In case you haven’t heard already, on July 2, 2013, Governor Maggie Hassan signed into law, Senate Bill 89 (SB 89) which is a ban on lead fishing tackle. This should not come as a surprise to anyone here in New Hampshire as we have already been primed for this law by Senate Bill 224 which appeared just one year ago. As far as I can tell, there does not seem to be any differences in this new bill, now law.
SB 89 clarifies the definition of lead fishing sinkers and jigs which are subject to the prohibition on sale and use in the state. The bill also provides that the penalty for a retail sale of a prohibited lead fishing sinker and jig is a separate violation for each day of sale.
Ok, so what this basically means for us anglers is that we cannot use lead in any of our sinkers or jigs that weighs 1 ounce or less. Likewise for tackle shops in NH it means that they cannot sell any sinkers or jigs of 1 ounce or less that contains lead. Keep this in mind when ordering your tackle online or if you are buying your tackle out of state.
Sinkers, as you can see in this photo can come in many different shapes and sizes and jigs come in a multitude of different shapes, colors and sizes, so make sure you understand what your using or you will end up on the wrong side of a fine from the NH Fish & Game.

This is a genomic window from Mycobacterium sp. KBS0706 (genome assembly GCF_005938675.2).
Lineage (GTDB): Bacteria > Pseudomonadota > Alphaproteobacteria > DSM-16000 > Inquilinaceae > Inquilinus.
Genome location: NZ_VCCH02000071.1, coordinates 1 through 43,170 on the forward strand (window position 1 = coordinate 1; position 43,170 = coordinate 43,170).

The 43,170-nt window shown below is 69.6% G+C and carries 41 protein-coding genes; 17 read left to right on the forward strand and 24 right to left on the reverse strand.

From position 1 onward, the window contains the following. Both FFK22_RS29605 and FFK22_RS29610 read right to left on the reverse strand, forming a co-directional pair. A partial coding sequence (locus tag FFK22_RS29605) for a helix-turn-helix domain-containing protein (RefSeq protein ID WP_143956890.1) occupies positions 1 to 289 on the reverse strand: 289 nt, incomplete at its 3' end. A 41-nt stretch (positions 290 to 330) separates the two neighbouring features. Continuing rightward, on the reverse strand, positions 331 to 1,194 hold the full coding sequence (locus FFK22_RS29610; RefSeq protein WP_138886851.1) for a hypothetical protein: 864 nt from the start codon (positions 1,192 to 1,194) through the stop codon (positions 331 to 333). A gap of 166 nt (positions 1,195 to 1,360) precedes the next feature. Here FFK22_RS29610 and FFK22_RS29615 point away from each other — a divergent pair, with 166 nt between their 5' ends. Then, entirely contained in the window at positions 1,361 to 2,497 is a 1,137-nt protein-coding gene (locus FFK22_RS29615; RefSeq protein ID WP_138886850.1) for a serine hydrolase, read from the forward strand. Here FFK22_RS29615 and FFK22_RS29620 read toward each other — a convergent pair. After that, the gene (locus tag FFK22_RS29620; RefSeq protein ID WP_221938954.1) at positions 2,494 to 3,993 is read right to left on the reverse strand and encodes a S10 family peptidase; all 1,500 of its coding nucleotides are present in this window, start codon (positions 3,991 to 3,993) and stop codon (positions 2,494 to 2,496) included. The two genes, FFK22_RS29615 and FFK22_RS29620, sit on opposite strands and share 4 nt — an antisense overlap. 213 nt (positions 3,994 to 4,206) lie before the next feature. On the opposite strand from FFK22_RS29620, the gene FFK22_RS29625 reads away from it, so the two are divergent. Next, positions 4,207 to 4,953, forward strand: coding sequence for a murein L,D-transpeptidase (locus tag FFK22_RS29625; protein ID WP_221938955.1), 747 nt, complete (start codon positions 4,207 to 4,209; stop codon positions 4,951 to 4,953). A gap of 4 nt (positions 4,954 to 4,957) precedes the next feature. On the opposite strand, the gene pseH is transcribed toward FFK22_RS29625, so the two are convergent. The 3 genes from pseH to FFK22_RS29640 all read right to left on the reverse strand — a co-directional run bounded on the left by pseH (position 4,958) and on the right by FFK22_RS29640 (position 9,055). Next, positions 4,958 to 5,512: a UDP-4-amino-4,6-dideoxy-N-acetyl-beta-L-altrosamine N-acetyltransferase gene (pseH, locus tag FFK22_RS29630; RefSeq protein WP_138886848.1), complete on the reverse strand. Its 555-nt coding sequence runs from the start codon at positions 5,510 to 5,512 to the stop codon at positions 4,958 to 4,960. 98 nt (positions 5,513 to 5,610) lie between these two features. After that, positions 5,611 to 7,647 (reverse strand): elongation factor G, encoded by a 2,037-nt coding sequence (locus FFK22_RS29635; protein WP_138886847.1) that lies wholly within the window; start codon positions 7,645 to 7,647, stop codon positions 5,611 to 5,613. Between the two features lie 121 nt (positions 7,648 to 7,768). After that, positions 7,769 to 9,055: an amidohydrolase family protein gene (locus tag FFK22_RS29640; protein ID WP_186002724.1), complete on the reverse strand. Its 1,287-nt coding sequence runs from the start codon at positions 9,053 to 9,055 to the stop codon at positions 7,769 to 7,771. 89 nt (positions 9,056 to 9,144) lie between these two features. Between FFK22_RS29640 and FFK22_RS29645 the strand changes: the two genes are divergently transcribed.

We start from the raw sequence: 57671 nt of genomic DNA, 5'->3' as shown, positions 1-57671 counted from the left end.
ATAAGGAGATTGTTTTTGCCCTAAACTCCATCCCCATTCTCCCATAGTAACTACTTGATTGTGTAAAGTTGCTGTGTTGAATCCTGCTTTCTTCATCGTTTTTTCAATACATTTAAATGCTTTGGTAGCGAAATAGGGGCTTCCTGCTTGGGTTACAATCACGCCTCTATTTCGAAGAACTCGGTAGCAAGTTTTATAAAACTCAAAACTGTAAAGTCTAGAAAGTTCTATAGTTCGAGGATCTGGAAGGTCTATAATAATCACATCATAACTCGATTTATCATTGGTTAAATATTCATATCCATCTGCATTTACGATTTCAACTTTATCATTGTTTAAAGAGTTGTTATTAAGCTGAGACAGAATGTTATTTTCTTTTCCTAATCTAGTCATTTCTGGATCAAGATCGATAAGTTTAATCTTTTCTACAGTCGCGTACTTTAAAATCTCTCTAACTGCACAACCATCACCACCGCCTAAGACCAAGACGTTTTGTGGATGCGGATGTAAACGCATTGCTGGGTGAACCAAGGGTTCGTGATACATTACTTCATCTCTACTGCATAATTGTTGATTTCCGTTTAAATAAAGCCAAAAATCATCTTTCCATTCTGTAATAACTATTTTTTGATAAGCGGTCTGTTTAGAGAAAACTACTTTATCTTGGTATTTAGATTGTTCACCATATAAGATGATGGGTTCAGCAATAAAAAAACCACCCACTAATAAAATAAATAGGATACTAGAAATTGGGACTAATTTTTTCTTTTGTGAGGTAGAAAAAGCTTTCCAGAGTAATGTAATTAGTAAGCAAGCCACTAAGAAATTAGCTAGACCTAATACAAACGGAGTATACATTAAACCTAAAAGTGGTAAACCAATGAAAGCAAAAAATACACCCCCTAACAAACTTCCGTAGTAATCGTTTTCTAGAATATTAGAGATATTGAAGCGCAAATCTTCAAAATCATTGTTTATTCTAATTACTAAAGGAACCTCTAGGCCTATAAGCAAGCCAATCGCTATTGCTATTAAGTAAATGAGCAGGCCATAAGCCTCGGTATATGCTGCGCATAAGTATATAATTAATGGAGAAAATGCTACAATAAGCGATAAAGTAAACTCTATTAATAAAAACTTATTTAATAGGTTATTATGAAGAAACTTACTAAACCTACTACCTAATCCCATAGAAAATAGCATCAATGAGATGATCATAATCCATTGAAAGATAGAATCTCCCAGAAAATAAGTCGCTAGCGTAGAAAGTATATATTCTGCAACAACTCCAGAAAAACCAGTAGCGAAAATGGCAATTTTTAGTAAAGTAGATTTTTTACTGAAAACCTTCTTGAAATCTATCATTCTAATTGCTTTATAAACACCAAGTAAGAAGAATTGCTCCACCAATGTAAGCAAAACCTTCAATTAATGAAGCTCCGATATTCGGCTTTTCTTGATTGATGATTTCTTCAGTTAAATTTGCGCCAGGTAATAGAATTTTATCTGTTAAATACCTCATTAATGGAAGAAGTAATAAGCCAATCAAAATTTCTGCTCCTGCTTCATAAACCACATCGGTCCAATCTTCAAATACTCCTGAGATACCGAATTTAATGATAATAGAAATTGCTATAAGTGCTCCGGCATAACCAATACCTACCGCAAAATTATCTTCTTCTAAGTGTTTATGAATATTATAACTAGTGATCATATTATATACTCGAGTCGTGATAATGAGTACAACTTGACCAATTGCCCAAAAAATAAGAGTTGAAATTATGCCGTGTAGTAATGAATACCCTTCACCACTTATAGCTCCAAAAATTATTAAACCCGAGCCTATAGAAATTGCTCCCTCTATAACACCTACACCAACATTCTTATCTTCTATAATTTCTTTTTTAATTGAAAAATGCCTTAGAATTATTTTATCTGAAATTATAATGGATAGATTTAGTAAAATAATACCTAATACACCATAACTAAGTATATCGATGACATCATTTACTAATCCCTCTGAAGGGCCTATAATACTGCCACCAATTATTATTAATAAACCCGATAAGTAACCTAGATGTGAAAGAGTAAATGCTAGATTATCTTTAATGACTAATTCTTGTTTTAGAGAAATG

One thing though, if I am reading Senate Bill 89 correctly, this law does not apply to lead core line, spinnerbaits, buzzbaits, spoons, poppers, plugs, or flies of any size that contains lead. Feel free to correct me if I am wrong on this point.
The following is a statement that was released by Gov. Hassan regarding her signing of SB-89.
“Ensuring a bright economic future for New Hampshire and maintaining our high quality of life means protecting our wildlife and preserving what makes our state special. This commonsense, bipartisan measure will help protect our fragile loon population from deadly lead poisoning, preserving an important part of the natural beauty of New Hampshire that drives our tourism economy. I thank the Legislature, advocates and all involved for their efforts on this measure, and I am happy to sign this bill into law.”
To see the new law in its entirety, just click here http://www.gencourt.state.nh.us/legislation/2013/SB0089.html
Tight lines, the Amateur Angler